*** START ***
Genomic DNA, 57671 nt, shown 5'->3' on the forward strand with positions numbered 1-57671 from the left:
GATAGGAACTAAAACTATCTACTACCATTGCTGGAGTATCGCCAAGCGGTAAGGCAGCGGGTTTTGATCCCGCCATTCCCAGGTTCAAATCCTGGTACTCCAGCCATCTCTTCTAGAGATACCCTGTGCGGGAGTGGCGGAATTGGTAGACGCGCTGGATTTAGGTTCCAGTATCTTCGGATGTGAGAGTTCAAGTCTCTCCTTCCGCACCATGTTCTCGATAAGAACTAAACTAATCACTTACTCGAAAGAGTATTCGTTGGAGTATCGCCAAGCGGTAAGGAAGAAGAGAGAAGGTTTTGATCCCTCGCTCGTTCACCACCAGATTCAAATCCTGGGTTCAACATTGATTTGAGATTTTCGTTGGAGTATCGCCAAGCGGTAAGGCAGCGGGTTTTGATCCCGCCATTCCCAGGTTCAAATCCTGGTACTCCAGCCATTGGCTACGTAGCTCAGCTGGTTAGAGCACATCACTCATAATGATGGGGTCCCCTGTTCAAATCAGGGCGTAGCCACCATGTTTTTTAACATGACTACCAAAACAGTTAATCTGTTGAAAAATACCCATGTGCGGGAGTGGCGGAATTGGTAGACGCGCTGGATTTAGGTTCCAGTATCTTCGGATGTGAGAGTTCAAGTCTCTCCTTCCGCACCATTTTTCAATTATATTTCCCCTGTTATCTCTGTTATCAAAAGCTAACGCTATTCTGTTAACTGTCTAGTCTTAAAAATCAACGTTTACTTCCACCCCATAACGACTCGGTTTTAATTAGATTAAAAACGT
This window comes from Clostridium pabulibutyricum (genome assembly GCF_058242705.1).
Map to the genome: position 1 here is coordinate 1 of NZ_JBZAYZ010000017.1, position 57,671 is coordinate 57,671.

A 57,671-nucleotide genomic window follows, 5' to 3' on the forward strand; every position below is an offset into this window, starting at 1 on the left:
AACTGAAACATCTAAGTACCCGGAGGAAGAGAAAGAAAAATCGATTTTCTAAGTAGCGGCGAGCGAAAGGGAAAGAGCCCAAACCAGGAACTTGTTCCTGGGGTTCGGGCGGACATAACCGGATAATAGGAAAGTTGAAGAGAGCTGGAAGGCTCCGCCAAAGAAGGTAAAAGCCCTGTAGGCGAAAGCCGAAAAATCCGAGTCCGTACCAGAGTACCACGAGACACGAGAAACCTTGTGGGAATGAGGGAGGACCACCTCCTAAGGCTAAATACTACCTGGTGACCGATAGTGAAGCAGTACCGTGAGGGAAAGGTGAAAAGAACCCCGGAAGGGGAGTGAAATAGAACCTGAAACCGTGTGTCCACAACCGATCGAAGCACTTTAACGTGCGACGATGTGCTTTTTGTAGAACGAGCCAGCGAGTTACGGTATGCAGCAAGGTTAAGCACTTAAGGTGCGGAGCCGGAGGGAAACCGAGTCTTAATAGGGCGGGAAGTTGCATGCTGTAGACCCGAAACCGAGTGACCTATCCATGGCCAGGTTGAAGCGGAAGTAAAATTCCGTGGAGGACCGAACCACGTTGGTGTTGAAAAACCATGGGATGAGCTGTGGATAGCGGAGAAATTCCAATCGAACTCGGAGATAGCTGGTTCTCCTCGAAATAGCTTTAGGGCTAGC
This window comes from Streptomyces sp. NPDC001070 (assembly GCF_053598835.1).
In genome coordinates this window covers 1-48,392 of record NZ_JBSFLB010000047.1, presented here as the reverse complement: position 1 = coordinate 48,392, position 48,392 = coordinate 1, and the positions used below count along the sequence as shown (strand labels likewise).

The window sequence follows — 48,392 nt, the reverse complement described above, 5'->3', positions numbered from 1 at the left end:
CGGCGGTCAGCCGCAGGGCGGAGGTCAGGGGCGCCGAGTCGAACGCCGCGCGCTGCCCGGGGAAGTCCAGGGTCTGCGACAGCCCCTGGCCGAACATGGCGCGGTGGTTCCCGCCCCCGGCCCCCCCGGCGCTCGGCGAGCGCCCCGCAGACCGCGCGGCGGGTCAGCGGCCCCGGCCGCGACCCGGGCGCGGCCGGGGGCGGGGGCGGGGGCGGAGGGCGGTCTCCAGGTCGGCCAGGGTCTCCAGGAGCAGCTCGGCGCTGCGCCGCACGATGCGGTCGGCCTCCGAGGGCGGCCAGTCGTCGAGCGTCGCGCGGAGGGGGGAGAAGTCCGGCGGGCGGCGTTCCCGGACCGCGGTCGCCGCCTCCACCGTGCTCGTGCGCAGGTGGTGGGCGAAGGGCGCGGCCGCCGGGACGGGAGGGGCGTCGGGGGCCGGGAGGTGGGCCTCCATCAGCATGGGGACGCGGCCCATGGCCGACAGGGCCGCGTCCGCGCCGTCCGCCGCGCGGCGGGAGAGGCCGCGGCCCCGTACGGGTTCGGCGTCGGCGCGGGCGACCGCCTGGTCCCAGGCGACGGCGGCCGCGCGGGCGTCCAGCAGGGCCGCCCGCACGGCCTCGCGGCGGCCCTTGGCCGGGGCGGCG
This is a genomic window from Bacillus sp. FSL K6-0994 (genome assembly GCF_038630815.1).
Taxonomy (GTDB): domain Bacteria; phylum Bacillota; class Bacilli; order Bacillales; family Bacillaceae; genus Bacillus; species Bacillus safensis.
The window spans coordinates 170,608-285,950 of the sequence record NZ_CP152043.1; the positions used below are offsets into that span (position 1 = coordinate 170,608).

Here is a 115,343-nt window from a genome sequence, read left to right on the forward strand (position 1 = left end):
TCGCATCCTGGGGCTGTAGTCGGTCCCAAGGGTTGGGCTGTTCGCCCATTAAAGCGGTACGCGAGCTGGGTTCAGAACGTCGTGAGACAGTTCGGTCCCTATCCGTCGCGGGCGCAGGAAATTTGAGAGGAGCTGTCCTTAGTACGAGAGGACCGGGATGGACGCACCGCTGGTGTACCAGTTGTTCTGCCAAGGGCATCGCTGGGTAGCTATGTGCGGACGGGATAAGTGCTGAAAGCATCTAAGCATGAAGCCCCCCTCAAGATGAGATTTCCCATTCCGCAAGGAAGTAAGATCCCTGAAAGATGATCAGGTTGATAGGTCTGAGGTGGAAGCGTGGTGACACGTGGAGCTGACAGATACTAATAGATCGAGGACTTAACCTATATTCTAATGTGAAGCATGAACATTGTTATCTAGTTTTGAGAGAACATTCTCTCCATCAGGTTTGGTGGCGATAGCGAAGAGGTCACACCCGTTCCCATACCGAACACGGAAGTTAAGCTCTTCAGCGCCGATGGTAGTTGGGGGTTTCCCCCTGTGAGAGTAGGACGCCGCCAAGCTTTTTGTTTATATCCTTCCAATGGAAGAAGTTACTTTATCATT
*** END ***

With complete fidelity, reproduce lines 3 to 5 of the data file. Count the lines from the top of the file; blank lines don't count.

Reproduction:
This window comes from Clostridium pabulibutyricum (genome assembly GCF_058242705.1).
Map to the genome: position 1 here is coordinate 1 of NZ_JBZAYZ010000017.1, position 57,671 is coordinate 57,671.

A 57,671-nucleotide genomic window follows, 5' to 3' on the forward strand; every position below is an offset into this window, starting at 1 on the left: